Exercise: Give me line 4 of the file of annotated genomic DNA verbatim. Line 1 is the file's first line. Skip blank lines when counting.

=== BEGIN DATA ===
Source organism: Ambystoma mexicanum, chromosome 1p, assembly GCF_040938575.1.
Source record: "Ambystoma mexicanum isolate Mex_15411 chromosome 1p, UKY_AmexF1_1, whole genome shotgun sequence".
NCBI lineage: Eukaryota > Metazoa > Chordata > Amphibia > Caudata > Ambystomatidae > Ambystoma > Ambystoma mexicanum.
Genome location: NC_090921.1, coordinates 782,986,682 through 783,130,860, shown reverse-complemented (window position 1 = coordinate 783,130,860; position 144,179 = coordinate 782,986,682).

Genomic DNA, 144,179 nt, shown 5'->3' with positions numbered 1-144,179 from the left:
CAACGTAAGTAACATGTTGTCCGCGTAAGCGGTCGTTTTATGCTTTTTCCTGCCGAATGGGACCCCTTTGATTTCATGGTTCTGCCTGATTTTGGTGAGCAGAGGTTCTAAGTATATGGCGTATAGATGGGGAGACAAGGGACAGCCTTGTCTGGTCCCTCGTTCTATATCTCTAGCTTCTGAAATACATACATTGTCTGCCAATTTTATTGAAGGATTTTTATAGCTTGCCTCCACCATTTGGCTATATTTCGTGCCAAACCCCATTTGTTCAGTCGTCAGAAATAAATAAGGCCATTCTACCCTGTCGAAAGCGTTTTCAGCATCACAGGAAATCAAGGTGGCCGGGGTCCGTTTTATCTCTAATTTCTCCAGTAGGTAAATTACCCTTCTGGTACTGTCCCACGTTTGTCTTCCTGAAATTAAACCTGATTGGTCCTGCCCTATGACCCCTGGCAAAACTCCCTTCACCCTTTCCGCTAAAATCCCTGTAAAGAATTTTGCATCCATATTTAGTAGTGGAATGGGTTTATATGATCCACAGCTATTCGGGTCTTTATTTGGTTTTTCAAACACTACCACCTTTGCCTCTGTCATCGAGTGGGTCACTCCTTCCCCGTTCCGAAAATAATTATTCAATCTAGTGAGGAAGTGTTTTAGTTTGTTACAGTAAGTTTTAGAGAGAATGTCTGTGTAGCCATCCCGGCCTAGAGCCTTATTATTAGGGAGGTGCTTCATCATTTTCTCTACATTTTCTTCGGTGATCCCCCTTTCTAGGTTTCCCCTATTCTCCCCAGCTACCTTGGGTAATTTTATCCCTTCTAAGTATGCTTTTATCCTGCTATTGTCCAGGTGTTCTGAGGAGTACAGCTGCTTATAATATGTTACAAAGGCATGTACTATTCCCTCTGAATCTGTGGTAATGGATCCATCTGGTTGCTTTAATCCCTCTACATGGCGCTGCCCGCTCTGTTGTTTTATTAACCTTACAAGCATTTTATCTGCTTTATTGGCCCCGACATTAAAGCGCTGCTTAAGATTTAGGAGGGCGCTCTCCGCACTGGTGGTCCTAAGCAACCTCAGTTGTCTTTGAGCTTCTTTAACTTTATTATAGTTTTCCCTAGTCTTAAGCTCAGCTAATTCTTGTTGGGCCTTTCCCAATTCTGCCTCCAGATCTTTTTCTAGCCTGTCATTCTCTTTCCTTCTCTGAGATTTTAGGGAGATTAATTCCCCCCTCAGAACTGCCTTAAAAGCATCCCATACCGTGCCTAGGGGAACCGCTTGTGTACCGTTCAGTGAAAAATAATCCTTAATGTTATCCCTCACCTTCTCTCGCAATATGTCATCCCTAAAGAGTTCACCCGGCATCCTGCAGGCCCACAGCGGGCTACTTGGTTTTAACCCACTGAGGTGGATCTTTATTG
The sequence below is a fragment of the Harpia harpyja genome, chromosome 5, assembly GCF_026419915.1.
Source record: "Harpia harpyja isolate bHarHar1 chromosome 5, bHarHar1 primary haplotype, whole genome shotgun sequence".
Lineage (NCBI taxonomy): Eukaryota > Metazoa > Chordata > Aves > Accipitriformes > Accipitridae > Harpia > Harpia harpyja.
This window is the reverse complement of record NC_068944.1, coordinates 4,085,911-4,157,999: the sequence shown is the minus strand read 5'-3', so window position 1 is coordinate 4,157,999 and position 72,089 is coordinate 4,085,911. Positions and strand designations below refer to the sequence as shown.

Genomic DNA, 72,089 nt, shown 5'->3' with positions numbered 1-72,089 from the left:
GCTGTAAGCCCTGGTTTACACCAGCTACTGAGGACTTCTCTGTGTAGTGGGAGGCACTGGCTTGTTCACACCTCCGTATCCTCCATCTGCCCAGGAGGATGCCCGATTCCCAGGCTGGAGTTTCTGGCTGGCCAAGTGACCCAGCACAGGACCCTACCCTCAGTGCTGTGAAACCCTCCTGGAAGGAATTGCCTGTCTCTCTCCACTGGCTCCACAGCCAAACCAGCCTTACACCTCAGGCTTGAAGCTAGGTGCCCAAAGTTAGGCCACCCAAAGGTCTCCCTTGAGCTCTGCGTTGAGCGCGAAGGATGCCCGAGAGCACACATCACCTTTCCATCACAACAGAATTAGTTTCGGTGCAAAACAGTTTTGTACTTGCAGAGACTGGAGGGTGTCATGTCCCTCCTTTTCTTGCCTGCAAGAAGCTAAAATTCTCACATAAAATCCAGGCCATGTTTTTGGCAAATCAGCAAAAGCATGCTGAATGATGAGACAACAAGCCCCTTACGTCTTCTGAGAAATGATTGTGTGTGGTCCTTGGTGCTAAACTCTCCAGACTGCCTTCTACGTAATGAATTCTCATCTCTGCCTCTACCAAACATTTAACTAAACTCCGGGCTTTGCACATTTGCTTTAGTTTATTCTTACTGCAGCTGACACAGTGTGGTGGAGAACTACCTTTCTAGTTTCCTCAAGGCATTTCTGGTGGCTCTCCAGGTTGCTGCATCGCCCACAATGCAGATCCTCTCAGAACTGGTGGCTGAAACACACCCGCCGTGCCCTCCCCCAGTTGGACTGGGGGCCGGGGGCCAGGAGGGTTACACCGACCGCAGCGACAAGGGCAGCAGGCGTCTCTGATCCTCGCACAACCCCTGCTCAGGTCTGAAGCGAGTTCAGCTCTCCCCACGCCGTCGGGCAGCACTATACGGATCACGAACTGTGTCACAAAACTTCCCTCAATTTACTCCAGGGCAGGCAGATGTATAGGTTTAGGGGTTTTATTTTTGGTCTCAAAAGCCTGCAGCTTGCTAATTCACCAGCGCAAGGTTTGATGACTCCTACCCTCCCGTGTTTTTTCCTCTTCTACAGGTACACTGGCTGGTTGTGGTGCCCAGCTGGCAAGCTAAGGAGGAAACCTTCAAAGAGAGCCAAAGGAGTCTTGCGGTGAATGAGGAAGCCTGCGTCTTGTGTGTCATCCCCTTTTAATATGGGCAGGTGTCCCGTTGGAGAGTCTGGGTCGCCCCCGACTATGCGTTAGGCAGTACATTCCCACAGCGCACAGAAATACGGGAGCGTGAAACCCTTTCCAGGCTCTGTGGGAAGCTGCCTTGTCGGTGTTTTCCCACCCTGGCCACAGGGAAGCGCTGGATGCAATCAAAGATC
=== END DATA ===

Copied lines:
Genome location: NC_090921.1, coordinates 782,986,682 through 783,130,860, shown reverse-complemented (window position 1 = coordinate 783,130,860; position 144,179 = coordinate 782,986,682).